in the world. The Other can be missing only in1 and for1 a Being-with. Being-alone is a deficient mode of Being-with ; its very possibility is the proof of this. On the other hand, factical Being-alone is not obviated by the occurrence of a second example of a human being 'beside' me, or by ten such examples. Even if these and more are present-at-hand, Dasein can still be alone. So Being-with and the facticity of Being with one another are not based on the occurrence together of several 'subjects'. Yet Being-alone  'among' many does not mean that with regard to their Being they are merely present-at-hand there alongside us. Even in our Being 'among them' they are there with us; their Dasein-with is encountered in a mode in which they are indifferent and alien. Being missing and 'Being away' [Das Fehlen und "Fortsein"] are modes of Dasein-with, and are possible only because Dasein as Being-with lets the Dasein of Others be encountered in its world. Being-with is in every case a characteristic of one's own Dasein; Dasein-with characterizes the Dasein of Others to the extent that it is freed by its world for a Being-with. Only so far as one's own Dasein has the essential structure of Being-with, is it Dasein-with as encounterable for Others.2
If Dasein-with remains existentially constitutive for Being-in-the-world, then, like our circumspective dealings with the ready-to-hand within-the-world (which, by way of anticipation, we have called 'concern'), it must be Interpreted in terms of the phenomenon of care; for as "care" the Being of Dasein in general is to be defined.3 (Compare Chapter 6 of this Division.) Concern is a character-of-Being which Being-with cannot have as its own, even though Being-with, like concern, is a Being towards entities encountered within-the-world. But those entities towards which Dasein as Being-with comports itself do not have the kind of Being which belongs to equipment ready-to-hand; they are themselves Dasein. These entities are not objects of concern, but rather of solicitude.4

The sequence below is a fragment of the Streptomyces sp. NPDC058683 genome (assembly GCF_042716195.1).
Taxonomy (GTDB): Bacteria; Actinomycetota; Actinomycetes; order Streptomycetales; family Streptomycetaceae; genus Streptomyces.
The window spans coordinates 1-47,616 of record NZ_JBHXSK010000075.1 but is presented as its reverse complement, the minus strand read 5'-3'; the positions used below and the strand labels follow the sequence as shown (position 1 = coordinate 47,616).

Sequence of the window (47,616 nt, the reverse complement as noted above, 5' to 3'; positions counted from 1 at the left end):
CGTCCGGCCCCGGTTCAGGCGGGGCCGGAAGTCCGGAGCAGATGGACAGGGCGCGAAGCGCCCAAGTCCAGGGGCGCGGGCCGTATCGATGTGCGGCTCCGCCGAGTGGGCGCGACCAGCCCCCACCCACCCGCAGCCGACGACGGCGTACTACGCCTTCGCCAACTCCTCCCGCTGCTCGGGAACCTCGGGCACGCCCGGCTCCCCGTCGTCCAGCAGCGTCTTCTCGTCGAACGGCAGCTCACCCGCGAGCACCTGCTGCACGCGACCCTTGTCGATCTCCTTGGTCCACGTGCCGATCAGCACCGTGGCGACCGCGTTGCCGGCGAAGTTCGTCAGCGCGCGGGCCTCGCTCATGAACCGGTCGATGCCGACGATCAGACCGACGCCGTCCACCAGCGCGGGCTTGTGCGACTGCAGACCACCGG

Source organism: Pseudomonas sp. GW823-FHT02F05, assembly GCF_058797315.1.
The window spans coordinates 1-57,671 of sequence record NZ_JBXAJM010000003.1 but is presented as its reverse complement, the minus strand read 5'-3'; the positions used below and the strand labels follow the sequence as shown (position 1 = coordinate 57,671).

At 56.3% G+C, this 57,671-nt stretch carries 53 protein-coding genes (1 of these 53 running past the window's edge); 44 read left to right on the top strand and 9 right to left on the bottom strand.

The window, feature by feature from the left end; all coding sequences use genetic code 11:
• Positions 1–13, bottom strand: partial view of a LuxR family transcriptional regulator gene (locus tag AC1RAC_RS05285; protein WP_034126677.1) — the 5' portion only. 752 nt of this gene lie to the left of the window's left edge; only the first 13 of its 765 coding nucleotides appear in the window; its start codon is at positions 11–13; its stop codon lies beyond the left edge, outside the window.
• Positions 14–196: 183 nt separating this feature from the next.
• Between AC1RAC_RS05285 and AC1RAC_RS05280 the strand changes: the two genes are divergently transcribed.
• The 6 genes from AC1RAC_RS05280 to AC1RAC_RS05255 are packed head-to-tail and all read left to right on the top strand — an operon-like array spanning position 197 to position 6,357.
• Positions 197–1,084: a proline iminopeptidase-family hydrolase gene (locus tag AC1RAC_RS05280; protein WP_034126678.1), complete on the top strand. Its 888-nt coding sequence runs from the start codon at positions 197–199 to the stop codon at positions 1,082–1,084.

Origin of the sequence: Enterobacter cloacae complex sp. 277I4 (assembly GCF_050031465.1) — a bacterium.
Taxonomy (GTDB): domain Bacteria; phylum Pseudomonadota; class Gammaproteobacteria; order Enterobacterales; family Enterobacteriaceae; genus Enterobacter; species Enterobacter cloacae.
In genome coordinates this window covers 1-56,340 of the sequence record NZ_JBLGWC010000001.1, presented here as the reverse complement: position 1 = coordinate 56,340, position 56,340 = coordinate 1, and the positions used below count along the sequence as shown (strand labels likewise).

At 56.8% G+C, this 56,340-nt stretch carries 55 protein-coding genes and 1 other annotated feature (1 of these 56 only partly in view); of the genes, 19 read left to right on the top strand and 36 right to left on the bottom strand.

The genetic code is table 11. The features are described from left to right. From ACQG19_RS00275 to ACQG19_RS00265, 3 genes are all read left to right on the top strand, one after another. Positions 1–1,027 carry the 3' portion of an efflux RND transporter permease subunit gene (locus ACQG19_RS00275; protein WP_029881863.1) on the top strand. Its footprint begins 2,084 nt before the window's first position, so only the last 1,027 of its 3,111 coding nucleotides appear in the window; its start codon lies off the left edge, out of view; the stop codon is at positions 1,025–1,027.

1 Italics supplied in the later editions.
2 '... Mitdasein charakterisiert das Dasein anderer, sofern es für ein Mitsein durch dessen Welt freigegeben ist. Das eigene Dasein ist, sofern es die Wesensstruktur des Mitseins hat, als für Andere begegnend Mitdasein.'
3 '... als welche das Sein des Daseins überhaupt bestimmt wird.' The older editions omit 'wird'.
4 'Dieses Seiende wird nicht besorgt, sondern steht in der Fürsorge.' There is no good English equivalent for 'Fürsorge', which we shall usually translate by 'solicitude'. The more literal 'caring-for' has the connotation of 'being fond of', which we do not want here; 'personal care' suggests personal hygiene; 'personal concern' suggests one's personal business or affairs. 'Fürsorge' is rather the kind of care which we find in 'prenatal care' or 'taking care of the children', or even the kind of care which is administered by welfare agencies. Indeed the word 'Fürsorge' is regularly used in contexts where we would speak of 'welfare work' or 'social welfare; this is the usage which Heidegger has in mind in his discussion of 'Fürsorge' as 'a factical social arrangement'. (The etymological connection between 'Sorge ('care'), 'Fürsorge' ('solicitude'), and 'Besorgen ('concern'), is entirely lost in our translation.)